George Thorogood really isn't all about drinking songs.
Tune into the radio and chances are good the Thorogood tunes you'll hear are those that revolve around the enjoyment of adult-themed beverages. But as he expressed on his last release, 2120 South Michigan Avenue, his sonic roots are a lot deeper than the radio playlists indicate. Thorogood is looking forward to a possible project that will allow him to showcase more of his lesser-known songs. Until then, he looks forward to flavoring the set lists on his current tour with an array of his original material.
"That's something I'm not really known for," said Thorogood. A recent interviewer "said 'All you do is covers.' That sort of irritated me. People think every song I do has one chord and every song is about drinking. That comes from classic rock radio that plays 'I Drink Alone, 'and 'One Bourbon, One Scotch, One Beer,' and that's what 90 percent of listeners have been exposed to [from my catalog.]"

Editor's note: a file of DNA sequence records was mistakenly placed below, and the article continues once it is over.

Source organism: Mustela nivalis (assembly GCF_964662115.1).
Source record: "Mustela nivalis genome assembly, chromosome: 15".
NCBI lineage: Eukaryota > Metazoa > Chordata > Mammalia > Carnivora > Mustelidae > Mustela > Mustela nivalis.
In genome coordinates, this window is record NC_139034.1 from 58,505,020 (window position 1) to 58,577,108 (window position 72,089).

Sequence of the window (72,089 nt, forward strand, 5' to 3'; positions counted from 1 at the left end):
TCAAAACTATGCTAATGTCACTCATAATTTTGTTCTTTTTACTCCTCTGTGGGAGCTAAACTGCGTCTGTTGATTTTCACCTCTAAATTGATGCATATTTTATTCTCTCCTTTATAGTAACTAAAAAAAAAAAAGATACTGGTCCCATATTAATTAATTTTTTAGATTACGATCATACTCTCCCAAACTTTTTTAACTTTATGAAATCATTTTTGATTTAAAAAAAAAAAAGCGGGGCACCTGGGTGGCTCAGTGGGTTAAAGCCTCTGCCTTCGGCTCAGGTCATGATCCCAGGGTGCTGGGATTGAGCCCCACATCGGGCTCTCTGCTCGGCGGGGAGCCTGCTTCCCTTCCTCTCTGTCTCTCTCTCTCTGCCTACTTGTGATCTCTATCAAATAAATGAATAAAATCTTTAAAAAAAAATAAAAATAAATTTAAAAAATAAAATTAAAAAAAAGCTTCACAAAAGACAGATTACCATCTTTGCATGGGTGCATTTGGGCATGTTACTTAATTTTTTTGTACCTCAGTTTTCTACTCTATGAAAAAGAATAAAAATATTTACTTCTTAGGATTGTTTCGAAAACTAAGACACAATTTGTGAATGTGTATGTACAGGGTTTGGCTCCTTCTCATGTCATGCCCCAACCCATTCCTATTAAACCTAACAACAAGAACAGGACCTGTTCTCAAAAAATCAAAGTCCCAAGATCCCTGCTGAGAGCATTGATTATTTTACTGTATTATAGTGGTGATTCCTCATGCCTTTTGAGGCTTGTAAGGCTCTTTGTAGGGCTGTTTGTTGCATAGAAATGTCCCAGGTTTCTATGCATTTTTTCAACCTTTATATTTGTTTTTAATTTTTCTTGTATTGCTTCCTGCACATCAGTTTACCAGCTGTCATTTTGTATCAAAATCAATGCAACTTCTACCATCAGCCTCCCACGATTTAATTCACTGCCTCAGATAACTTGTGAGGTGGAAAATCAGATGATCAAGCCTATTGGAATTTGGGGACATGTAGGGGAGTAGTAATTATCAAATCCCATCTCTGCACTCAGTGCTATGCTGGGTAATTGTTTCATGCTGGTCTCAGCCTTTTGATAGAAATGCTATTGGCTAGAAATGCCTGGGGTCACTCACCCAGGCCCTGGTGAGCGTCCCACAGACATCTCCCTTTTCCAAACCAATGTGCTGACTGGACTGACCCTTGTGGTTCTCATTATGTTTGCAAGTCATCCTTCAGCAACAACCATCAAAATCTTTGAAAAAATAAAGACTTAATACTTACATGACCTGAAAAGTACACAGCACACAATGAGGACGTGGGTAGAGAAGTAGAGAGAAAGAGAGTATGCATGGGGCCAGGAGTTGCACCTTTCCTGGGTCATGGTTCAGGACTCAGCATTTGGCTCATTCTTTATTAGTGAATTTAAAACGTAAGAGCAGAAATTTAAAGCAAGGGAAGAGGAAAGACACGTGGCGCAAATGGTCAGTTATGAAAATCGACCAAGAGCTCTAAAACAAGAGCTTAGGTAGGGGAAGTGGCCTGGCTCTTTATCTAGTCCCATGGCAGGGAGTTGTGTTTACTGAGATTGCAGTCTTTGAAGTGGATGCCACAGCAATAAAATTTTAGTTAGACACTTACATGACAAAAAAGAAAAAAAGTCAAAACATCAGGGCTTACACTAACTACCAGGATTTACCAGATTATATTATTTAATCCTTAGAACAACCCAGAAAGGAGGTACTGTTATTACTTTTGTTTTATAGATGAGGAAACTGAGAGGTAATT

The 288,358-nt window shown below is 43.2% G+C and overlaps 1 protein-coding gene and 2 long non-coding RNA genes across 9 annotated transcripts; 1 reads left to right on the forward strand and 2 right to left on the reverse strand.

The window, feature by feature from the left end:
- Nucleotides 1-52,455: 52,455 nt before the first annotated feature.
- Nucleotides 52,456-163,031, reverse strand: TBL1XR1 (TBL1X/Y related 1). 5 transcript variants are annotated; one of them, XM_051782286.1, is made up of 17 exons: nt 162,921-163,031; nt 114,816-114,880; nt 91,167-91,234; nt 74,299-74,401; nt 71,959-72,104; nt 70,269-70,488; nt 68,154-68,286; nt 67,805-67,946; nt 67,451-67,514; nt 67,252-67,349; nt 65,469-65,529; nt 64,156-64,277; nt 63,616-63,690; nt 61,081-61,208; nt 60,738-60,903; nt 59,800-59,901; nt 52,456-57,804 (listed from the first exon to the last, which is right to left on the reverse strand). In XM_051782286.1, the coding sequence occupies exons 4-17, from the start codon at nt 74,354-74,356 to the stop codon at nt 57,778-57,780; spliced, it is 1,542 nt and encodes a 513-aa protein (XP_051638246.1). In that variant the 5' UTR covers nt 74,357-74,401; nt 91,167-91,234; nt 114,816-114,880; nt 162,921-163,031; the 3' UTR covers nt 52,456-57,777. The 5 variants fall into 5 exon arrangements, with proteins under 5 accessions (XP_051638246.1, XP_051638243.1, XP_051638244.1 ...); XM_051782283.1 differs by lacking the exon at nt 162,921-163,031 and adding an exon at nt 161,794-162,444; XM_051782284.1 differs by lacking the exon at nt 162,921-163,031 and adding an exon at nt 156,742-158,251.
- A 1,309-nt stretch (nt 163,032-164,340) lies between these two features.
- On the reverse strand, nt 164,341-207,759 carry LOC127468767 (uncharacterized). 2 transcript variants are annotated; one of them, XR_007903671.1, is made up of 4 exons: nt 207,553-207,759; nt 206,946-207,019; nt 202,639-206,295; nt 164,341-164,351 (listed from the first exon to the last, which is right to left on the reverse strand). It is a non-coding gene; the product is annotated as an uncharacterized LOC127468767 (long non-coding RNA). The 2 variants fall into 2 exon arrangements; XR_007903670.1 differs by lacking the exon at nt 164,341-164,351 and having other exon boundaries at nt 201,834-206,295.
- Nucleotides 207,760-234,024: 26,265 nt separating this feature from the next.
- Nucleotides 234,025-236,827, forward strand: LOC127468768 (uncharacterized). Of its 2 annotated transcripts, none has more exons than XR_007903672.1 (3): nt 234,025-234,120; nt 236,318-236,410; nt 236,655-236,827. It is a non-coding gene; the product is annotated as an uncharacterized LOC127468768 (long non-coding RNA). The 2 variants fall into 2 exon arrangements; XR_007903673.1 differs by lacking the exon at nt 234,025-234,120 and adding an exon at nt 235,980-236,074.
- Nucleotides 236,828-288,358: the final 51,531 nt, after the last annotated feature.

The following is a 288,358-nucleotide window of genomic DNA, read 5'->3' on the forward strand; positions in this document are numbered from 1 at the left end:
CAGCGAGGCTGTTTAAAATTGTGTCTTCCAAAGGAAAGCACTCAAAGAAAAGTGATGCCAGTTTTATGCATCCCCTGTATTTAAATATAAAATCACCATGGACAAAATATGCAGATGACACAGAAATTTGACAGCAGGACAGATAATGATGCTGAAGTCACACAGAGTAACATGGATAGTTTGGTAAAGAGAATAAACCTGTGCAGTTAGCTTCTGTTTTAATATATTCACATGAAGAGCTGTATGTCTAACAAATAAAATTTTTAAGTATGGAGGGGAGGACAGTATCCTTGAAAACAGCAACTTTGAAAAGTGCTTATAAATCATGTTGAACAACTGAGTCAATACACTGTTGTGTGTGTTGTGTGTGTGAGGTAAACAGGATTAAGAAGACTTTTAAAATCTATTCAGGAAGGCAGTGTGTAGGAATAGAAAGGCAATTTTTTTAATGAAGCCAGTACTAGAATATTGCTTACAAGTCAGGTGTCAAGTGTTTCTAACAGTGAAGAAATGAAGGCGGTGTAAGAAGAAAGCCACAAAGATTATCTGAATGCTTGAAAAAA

That's not to say that Thorogood ignores such fan favorites, as some artists do. It's just that fans should expect to be treated to covers and original tunes that stretch well beyond those parameters. Longtime fans of Thorgood and his band, the Destroyers, know that such music has always been in the repertoire. After all, the title track of the 1978 album "Move It On Over," is a remake of the 12-bar blues song written and recorded by Hank Williams. The album also included a cover of the Bo Diddley song "Who Do You Love."
|George Thorogood and the Destroyers|
|» When: 7:30 p.m. Tuesday|
|» Where: Birchmere, 3701 Mount Vernon Ave., Alexandria|
|» Info: $45, all standing in the Flex Stage; 202-397-SEAT; ticketmaster.com|
Those that know Thorogood, who left a promising baseball career to try his hand at music, likely aren't surprised by his depth of knowledge and affection for such songs.
"I was into everything. Everything," said Thorogood. "I listened to everything I could from Jimi Hendrix to Tiny Tim to Lead Belly to Marty Robbins ,,, That was my school, the college that I had to learn my trade in. I had to figure out how these people did these things."
His latest album pays tribute to the artists of the former label Chess Records and also celebrates the performers who shared stages with Thorogood and the Destroyers and encouraged them when they were just coming up on the East Coast blues scene.
"The people who helped me out were all the guys in Muddy Waters' band, all the guys in Howlin' Wolf's band," he said. "They were wonderful to me, and they wanted to help me. They saw what I was trying to do."